In U.S. campaign, race is an issue - but not for me
By Andrea Hopkins
CINCINNATI (Reuters) - With the economy in crisis, voter after voter in the U.S. heartland says race is not a factor in their choice for president. But everyone, it seems, knows someone else who will base their vote on skin color.
"It doesn't matter to me ... but my husband wouldn't have voted for a black man," confided retired factory worker Myrtle Campbell, 67, as she waited to get into a rally for Republican vice presidential candidate Sarah Palin in central Ohio.
Fifty miles to the south in St. Bernard, Ohio, assistant high school principal John Estep assured a door-to-door canvasser that he'd vote for Democrat Barack Obama in the November 4 presidential election. But he won't put up an Obama lawn sign to show his support.
"People would egg my house," said Estep, 59. "I've had people say to me, 'You would want a black president?' I say I want a good president."
While the issue of race has mostly been an undercurrent in the contest between Republican John McCain and Democrat Obama, concerns about racism have risen as Obama pulls ahead in polls and Americans realize they may be on the brink of electing the nation's first black president.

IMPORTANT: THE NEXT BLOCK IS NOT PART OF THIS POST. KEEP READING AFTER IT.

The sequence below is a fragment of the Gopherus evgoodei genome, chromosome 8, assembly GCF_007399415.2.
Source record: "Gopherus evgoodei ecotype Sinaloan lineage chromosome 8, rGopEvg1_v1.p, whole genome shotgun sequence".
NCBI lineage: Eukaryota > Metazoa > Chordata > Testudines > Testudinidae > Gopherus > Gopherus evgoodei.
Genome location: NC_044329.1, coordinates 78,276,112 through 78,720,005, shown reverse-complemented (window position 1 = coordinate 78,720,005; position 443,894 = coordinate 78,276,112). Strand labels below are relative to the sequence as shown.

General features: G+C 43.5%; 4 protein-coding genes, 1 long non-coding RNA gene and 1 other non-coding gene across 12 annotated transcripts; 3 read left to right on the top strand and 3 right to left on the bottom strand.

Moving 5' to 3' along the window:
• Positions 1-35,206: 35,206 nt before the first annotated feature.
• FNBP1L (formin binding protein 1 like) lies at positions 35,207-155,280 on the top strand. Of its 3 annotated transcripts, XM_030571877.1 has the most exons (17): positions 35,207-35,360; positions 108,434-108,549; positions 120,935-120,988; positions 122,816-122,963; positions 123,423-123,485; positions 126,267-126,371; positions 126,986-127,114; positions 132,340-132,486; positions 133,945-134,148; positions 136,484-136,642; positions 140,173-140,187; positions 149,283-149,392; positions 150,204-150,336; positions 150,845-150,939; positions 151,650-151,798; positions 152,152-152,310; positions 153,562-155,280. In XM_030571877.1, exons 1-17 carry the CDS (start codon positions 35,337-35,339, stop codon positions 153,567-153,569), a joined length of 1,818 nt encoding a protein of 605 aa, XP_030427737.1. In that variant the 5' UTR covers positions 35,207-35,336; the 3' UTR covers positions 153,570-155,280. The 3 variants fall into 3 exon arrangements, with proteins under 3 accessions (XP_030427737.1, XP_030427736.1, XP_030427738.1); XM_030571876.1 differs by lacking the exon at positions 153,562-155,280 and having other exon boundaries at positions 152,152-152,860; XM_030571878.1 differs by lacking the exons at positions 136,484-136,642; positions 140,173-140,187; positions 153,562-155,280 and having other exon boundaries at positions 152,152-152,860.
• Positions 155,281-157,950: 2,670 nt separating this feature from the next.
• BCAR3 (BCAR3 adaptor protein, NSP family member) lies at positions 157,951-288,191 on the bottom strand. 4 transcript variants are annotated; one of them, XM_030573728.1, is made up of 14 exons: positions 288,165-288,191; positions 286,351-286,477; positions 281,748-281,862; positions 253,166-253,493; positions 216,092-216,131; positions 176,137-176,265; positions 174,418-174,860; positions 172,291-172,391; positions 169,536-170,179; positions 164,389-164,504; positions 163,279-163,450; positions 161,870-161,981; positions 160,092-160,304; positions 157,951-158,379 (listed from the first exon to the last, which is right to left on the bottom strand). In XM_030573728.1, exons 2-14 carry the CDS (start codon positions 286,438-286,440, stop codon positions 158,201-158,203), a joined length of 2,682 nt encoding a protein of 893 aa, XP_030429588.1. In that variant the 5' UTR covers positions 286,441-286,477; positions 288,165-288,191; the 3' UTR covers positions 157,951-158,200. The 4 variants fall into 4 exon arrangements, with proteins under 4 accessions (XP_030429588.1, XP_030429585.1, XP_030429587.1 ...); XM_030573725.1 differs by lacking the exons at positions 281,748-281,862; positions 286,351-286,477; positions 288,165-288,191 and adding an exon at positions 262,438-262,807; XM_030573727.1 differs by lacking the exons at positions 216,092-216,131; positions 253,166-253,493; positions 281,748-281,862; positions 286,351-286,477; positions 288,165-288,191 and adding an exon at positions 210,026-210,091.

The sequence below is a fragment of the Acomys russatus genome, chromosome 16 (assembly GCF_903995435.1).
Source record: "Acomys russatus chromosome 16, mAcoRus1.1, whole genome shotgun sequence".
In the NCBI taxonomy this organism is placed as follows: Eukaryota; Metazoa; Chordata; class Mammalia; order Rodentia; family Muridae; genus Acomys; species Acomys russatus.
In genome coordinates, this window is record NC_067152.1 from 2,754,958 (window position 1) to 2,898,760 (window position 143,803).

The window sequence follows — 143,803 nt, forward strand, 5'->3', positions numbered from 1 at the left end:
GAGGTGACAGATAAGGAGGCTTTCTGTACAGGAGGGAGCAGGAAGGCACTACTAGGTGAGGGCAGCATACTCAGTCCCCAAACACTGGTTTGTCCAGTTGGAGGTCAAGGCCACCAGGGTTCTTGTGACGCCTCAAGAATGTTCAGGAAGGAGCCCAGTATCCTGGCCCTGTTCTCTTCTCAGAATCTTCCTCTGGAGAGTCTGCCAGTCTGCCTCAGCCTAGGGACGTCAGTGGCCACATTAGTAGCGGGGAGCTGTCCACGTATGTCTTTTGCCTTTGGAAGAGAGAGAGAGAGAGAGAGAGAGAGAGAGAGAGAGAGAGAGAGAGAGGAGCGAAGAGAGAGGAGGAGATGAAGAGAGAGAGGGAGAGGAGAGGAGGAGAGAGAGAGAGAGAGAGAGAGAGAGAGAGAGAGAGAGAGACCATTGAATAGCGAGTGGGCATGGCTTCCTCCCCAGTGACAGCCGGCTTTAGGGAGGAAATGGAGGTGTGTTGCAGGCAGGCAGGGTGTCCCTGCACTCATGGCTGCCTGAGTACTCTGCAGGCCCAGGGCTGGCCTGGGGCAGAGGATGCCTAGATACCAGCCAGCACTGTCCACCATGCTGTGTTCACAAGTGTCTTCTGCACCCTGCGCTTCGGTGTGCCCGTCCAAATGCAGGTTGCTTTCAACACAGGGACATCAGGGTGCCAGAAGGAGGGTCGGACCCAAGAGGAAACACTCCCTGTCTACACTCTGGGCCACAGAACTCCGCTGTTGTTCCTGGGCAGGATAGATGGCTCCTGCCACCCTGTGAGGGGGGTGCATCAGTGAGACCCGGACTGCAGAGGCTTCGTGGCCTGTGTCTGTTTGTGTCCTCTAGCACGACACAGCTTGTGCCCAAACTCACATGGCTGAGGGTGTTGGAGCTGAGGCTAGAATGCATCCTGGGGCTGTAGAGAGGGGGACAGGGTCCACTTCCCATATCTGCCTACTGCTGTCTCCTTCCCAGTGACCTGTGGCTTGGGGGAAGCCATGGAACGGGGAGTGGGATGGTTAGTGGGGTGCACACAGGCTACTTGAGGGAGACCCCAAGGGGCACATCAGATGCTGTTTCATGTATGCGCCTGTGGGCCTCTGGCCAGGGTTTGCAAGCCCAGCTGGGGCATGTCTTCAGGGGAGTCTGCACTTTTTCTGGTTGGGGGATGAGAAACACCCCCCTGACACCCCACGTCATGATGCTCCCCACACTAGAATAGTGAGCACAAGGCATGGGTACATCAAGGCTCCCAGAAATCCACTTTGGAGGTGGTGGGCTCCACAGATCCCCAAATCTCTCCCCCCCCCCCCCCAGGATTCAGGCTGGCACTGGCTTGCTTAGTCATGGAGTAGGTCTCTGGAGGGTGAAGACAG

McCain, an Arizona senator, spoke up on the weekend to defend Illinois Sen. Obama as a "decent family man" after supporters at rallies called Obama an Arab, a Muslim, a traitor or terrorist -- inaccurate descriptions that some critics see as coded attacks on his race.
Ohio's Democratic governor, Ted Strickland, tackled the issue head-on as he crisscrossed the state with Obama in recent days, calling the discomfort felt by some working-class whites with a electing a black president the "elephant in the room."
Strickland, who grew up in predominantly white rural Appalachia, told voters he understood that many of them did not have friends or neighbors who were black. But he believes pocketbook concerns will outweigh racial worries in November. Continued...